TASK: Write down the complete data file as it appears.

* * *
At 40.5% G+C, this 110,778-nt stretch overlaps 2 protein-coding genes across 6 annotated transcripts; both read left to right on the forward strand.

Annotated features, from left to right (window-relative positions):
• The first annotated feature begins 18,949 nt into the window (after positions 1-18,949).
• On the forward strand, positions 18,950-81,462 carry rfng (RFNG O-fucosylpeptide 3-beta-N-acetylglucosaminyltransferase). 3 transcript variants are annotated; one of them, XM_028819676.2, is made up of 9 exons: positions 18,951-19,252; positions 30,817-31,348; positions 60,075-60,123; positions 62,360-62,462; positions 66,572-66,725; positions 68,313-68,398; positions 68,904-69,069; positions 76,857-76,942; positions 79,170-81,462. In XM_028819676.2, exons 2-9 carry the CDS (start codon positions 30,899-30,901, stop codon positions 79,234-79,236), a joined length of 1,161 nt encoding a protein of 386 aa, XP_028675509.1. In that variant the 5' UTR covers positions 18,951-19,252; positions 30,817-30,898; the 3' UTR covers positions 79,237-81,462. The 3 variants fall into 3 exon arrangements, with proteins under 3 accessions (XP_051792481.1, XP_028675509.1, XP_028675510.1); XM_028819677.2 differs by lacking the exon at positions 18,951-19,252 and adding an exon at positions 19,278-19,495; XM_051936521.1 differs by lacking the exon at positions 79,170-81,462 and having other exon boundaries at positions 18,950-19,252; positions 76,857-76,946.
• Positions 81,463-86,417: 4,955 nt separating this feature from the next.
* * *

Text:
At 40.5% G+C, this 110,778-nt stretch overlaps 2 protein-coding genes across 6 annotated transcripts; both read left to right on the forward strand.

Annotated features, from left to right (window-relative positions):
• The first annotated feature begins 18,949 nt into the window (after positions 1-18,949).
• On the forward strand, positions 18,950-81,462 carry rfng (RFNG O-fucosylpeptide 3-beta-N-acetylglucosaminyltransferase). 3 transcript variants are annotated; one of them, XM_028819676.2, is made up of 9 exons: positions 18,951-19,252; positions 30,817-31,348; positions 60,075-60,123; positions 62,360-62,462; positions 66,572-66,725; positions 68,313-68,398; positions 68,904-69,069; positions 76,857-76,942; positions 79,170-81,462. In XM_028819676.2, exons 2-9 carry the CDS (start codon positions 30,899-30,901, stop codon positions 79,234-79,236), a joined length of 1,161 nt encoding a protein of 386 aa, XP_028675509.1. In that variant the 5' UTR covers positions 18,951-19,252; positions 30,817-30,898; the 3' UTR covers positions 79,237-81,462. The 3 variants fall into 3 exon arrangements, with proteins under 3 accessions (XP_051792481.1, XP_028675509.1, XP_028675510.1); XM_028819677.2 differs by lacking the exon at positions 18,951-19,252 and adding an exon at positions 19,278-19,495; XM_051936521.1 differs by lacking the exon at positions 79,170-81,462 and having other exon boundaries at positions 18,950-19,252; positions 76,857-76,946.
• Positions 81,463-86,417: 4,955 nt separating this feature from the next.